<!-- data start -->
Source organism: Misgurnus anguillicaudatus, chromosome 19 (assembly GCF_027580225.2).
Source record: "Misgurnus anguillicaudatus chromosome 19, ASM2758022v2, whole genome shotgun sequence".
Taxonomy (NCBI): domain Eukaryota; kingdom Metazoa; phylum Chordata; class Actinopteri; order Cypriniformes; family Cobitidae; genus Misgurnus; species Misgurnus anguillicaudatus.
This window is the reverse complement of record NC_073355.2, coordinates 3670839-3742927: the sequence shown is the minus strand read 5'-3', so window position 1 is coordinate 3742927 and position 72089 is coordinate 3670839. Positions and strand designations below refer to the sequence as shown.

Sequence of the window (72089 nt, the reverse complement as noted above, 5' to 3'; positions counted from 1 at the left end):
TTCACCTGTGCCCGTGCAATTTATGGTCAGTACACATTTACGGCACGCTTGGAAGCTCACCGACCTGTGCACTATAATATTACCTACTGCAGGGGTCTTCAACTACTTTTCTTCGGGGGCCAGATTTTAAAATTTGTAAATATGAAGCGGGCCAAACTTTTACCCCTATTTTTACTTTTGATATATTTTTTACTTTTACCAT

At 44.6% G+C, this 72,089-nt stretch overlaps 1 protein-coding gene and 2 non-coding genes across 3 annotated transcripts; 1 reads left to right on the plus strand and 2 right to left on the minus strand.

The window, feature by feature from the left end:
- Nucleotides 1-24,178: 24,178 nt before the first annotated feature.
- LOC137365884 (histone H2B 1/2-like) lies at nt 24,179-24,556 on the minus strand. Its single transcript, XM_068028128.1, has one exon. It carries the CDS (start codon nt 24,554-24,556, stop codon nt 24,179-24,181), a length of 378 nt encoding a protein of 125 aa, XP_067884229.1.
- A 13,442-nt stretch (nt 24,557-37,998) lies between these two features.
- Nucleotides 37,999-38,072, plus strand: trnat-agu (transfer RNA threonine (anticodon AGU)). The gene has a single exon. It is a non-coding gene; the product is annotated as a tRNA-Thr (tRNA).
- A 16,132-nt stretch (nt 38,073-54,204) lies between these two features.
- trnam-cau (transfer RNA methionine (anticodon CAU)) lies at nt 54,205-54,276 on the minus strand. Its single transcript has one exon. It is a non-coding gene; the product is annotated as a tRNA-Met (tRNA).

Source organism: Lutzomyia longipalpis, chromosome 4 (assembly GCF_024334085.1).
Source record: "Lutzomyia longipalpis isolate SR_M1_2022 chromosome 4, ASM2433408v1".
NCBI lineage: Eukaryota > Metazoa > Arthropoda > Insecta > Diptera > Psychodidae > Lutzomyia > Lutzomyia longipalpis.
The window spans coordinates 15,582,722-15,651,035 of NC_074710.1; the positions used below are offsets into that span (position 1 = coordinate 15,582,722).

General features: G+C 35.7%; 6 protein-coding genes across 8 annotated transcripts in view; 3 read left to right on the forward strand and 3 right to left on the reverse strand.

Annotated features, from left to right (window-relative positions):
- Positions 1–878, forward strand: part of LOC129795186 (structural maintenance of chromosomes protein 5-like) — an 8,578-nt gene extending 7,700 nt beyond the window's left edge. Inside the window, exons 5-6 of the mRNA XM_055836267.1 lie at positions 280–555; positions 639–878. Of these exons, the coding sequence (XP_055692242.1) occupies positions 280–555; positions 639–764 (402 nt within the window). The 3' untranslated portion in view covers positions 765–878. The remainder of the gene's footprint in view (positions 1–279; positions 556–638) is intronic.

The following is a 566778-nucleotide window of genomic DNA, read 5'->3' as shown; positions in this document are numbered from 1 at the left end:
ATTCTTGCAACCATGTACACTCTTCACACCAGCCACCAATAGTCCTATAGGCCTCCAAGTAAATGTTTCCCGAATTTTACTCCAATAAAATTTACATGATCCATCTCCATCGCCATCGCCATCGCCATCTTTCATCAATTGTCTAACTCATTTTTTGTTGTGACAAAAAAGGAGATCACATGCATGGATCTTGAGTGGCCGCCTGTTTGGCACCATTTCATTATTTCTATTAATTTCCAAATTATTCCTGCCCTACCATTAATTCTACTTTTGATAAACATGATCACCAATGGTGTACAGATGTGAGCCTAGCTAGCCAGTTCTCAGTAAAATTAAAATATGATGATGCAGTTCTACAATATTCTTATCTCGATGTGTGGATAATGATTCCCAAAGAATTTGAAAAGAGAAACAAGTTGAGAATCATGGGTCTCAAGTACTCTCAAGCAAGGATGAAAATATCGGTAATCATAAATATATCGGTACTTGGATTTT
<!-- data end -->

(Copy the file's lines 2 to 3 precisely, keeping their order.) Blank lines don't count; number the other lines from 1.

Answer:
Source record: "Misgurnus anguillicaudatus chromosome 19, ASM2758022v2, whole genome shotgun sequence".
Taxonomy (NCBI): domain Eukaryota; kingdom Metazoa; phylum Chordata; class Actinopteri; order Cypriniformes; family Cobitidae; genus Misgurnus; species Misgurnus anguillicaudatus.